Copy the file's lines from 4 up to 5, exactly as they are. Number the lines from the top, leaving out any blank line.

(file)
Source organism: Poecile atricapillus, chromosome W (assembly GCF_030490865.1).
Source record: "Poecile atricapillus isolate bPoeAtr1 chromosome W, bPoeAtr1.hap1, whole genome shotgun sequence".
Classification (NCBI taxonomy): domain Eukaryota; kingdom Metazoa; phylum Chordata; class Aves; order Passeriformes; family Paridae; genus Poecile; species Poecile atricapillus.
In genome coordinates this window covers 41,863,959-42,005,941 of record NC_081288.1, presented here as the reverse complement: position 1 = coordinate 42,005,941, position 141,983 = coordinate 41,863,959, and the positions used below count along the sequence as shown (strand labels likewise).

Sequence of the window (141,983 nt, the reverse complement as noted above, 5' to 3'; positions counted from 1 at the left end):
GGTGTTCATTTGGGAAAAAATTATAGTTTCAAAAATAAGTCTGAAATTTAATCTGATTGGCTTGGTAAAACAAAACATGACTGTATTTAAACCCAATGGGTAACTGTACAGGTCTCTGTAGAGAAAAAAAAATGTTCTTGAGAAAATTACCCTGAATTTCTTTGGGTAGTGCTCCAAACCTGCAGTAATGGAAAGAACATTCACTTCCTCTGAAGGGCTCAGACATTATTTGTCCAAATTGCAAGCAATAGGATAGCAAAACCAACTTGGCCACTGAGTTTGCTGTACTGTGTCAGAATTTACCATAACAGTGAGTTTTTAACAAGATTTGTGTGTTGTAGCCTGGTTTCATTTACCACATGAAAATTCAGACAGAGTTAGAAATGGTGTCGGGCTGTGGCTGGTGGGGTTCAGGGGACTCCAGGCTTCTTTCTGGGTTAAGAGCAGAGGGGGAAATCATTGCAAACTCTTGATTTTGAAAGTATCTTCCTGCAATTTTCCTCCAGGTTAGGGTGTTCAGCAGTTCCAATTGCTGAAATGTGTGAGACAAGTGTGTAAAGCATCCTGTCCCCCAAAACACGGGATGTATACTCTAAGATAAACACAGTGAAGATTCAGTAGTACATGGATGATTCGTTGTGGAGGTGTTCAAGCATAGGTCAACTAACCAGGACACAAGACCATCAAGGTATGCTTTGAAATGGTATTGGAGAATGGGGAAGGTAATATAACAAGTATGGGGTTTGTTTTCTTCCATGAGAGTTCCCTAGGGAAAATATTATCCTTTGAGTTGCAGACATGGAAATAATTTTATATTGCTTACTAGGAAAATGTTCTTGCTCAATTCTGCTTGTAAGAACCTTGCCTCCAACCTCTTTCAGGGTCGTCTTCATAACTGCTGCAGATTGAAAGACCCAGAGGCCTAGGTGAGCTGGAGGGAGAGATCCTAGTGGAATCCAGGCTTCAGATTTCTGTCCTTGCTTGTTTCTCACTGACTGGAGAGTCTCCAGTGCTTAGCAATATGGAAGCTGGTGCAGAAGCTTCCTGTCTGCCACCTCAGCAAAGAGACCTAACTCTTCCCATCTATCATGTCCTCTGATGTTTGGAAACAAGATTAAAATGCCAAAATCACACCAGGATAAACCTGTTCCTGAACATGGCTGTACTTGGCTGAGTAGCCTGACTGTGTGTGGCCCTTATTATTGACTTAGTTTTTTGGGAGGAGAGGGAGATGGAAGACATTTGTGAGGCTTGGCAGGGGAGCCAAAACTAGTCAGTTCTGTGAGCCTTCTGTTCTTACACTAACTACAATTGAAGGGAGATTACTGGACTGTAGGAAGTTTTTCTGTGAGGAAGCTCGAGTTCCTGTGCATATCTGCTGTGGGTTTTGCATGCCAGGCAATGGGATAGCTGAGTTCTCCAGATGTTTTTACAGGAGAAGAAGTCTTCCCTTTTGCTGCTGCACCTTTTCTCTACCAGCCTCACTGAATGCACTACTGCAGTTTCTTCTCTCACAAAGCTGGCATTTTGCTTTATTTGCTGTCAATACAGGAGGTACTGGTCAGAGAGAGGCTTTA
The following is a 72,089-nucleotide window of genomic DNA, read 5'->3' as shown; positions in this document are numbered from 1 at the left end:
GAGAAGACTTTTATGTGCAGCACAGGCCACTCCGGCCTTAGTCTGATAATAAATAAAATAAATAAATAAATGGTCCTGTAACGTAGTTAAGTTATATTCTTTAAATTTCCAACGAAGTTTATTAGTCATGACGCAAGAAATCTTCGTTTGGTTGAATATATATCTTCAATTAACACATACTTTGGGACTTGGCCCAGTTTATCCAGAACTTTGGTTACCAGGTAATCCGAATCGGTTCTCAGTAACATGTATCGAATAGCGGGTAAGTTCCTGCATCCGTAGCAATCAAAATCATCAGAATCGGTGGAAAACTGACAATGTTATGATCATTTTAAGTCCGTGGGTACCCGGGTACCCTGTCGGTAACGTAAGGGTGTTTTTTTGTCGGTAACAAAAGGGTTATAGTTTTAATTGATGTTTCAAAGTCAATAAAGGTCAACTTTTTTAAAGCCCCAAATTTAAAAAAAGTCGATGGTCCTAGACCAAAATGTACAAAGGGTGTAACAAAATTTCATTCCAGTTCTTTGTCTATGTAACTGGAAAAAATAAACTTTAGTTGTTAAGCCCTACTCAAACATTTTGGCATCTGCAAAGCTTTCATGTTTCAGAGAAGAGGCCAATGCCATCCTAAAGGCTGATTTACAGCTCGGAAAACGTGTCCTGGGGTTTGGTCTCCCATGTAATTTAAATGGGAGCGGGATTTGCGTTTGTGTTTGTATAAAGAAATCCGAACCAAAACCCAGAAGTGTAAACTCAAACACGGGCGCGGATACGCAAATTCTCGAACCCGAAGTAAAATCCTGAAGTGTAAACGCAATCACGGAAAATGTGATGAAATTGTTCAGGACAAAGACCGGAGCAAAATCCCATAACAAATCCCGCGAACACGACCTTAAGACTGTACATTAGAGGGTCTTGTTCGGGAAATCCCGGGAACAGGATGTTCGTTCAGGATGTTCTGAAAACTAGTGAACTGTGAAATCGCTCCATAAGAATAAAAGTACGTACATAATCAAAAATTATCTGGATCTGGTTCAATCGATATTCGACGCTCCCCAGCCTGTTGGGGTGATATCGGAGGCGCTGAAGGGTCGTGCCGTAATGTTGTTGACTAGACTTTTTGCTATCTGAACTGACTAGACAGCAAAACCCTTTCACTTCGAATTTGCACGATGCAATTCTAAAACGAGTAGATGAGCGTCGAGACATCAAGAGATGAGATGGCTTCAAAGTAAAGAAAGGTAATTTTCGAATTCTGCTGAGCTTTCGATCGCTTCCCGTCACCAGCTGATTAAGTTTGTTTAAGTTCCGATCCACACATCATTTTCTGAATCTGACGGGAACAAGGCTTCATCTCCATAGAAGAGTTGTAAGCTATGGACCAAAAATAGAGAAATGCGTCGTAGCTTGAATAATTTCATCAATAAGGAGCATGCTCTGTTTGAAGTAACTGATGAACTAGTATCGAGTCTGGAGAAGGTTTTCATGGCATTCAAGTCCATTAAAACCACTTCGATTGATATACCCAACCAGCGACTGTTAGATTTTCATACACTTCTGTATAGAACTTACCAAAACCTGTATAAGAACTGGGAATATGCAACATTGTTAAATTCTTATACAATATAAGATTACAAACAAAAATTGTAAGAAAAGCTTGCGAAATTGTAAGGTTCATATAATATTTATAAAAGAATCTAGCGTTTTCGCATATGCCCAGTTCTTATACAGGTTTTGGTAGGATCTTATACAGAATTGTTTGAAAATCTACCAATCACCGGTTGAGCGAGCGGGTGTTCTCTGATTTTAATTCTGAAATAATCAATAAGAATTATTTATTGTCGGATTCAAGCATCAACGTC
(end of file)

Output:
In genome coordinates this window covers 41,863,959-42,005,941 of record NC_081288.1, presented here as the reverse complement: position 1 = coordinate 42,005,941, position 141,983 = coordinate 41,863,959, and the positions used below count along the sequence as shown (strand labels likewise).

Sequence of the window (141,983 nt, the reverse complement as noted above, 5' to 3'; positions counted from 1 at the left end):